Librarian’s contract likely to be renewed after School Board ties on vote

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A motion by the Whitefish School Board Monday night to terminate Whitefish High School librarian Chani Craig failed due to a tied vote, likely resulting in the renewal of her contract for the next school year.

The board voted 3-3 to accept a previous administrative recommendation not to renew Craig’s contract. Trustees Nick Polumbus, Anna Deese and Ruth Harrison voted in favor of the motion and Trustees Katie Clarke, Heather Vrentas and Shannon Hanson voted against.

Trustee Betsy Kohnstamm abstained from voting saying she has a conflict of interest because her husband formerly occupied Craig’s current position and still works for the district.

If a vote for a motion reaches a tie, according to Montana school board laws, the motion fails, the district’s attorney Mike Dahlem explained.

Administrators could return to the board again with another recommendation to not renew Craig’s contact, but if not then her contact would automatically be renewed, according to the district.

The decision on Monday appeared to come down to whether trustees felt Craig should be given one more year to show improvement in her role before her nontenured probationary period of three years is up, or if going against the administration’s recommendation would have long term effects on the perceived trust between the board and the administrators.

Craig is a nontenured employee of the district and has been with the school for two years.

Vrentas, who voted against the motion, said she feels Craig could show improvement with one more year.

“Based on what was presented so far and that typically there’s three years of probation, I think that what’s been presented in my opinion these are fixable things, and to not be given the third year to fix them is potentially a waste of the investment the district has made in spending two years with an employee,” Vrentas said. “Onboarding them, bringing them in, getting them into the system. I would say to spend the final year if these students are not at risk of being harmed, there’s not egregious malfeasance, there’s not anything terrible going on, you spend the final year doing it based on the two years you invested. That would be my most compelling reason at this point.”

Harrison, who voted for the motion, disagreed, saying the not renewing a contact for an educator is one way of ensuring the district fills its classrooms with teachers that will fit the district over the long term.

“The nontenured nonrenewal with or without cause is one of the few screening tools that the administration can exercise. When we ask this administration to capitulate or when we overturn them, it has pretty far reaching ramifications that when the rest of our administrators see that this is our stance with regard to their judgment ... then they’re going to think long and hard before ever taking a tough stance in the future. It kind of undermines the authority that we work to keep in place in our district,” she said.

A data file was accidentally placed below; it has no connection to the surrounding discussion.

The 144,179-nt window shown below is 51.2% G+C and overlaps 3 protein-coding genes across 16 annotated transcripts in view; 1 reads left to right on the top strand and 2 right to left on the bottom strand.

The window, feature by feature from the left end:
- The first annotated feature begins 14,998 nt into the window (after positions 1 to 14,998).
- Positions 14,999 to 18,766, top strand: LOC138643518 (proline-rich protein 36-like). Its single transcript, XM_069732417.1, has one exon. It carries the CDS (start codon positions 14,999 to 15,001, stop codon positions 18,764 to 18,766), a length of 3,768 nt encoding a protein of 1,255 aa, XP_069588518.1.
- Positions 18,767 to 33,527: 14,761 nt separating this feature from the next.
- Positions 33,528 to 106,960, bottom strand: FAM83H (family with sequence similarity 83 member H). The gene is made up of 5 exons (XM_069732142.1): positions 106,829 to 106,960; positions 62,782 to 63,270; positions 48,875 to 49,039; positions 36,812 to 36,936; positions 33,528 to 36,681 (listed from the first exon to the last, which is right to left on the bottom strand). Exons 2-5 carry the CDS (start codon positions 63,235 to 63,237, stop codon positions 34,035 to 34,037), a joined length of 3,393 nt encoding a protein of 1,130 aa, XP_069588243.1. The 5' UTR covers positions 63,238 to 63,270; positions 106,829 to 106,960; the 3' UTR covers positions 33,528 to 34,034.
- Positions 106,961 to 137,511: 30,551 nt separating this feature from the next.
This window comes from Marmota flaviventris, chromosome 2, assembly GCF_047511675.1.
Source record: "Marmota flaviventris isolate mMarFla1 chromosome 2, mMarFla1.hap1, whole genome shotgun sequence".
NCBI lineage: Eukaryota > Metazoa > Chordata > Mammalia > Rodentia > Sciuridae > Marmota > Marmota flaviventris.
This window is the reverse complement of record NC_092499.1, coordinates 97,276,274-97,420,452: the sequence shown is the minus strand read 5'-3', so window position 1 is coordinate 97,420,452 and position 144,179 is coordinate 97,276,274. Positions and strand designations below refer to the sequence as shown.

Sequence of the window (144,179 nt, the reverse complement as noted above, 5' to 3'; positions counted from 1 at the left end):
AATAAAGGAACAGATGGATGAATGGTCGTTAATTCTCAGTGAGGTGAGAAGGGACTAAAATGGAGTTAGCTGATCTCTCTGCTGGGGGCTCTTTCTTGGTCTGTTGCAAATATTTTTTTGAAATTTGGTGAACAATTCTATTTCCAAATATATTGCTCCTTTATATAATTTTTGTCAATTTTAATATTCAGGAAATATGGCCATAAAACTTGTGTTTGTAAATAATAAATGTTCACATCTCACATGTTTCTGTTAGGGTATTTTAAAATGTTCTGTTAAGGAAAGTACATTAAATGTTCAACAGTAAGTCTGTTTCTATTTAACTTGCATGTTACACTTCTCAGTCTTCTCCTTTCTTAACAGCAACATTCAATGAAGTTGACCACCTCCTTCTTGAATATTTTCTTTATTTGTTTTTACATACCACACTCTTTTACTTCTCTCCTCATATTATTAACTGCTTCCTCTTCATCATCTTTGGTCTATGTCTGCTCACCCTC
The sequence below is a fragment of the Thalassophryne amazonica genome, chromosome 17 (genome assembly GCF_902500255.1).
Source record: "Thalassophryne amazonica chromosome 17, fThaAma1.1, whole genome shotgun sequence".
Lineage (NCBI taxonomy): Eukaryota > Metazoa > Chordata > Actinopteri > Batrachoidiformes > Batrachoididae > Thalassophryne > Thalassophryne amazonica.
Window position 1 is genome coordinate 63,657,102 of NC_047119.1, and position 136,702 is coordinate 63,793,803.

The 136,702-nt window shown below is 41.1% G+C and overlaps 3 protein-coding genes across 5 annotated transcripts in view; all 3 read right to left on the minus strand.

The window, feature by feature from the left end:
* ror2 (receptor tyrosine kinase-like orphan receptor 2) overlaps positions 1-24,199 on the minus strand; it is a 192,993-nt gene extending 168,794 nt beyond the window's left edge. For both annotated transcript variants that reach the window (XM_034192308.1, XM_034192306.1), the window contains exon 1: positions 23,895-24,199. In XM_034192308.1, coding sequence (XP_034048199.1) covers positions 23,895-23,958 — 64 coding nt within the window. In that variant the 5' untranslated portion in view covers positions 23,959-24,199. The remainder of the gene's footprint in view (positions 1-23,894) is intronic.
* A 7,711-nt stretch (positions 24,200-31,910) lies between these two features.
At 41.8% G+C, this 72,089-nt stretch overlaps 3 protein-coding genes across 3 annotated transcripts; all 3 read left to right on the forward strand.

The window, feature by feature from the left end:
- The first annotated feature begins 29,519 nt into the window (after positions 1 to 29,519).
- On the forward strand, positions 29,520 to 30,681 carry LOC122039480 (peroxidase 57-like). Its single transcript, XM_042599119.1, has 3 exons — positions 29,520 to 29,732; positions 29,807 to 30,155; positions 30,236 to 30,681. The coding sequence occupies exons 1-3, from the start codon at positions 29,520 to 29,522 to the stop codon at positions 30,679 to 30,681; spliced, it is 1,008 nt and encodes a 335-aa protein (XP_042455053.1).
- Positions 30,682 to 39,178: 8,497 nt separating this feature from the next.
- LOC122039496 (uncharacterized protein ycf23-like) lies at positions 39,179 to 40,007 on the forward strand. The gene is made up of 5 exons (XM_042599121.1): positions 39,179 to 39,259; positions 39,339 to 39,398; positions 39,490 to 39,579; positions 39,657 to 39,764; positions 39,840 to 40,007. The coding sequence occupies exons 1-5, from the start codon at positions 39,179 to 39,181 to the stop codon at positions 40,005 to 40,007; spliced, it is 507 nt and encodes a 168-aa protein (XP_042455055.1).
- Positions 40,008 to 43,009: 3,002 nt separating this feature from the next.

The probationary period for a nontenured employee in Montana is three years, during which their contract can be terminated with or without cause. A teacher employed in Montana receives tenure after accepting a contract for the fourth consecutive year at a district.

The school board two weeks ago voted to table a decision on the recommendation after roughly an hour of public comment.

In the initial meeting explained his decision for recommending not renewing Craig’s contract, WHS Principal Kerry Drown pointed to instances of tardiness, leaving the library unsecured, failing to uphold the school’s electronic device policy and lacking accountability for students’ academic performance in her class, and concluding that Craig is “not a good fit” for the school.

Craig disputed the number of times she was late to work and denied Drown’s claim that she had asked a night custodian to leave the library open through the night. While she acknowledged Drown’s tardiness concerns, she also said all of his issues had been addressed at a recent evaluation earlier in the year.

While nearly an hour of public comment at the meeting two weeks ago saw 26 students, teachers and parents speaking to Craig’s character, the board chose to forgo public comment during Monday’s meeting.

“I feel like we got a lot of good letters and both sides,” Vrentas explained. “I feel like we got a lot of good comment last time, so I’m feeling like we’ve taken a lot of public comment and there’s been a lot of opportunities so I’m feeling OK.”

The board also passed on asking either Drown or Craig any further questions.

A recommendation for non-renewal could be brought up at a future school board meeting prior to June 1, however, if it’s not the recommendation is dropped and Craig’s contract would renew, according to Superintendent Heather Davis Schmidt.

Davis Schmidt said she will discuss with administration whether or not to bring the topic back to the board again, but showed no indication one way or the other.

Craig chose to waive her right to privacy keeping both meetings open to the public. Typically, personnel matters are discussed in closed session; however, employees may waive their right.

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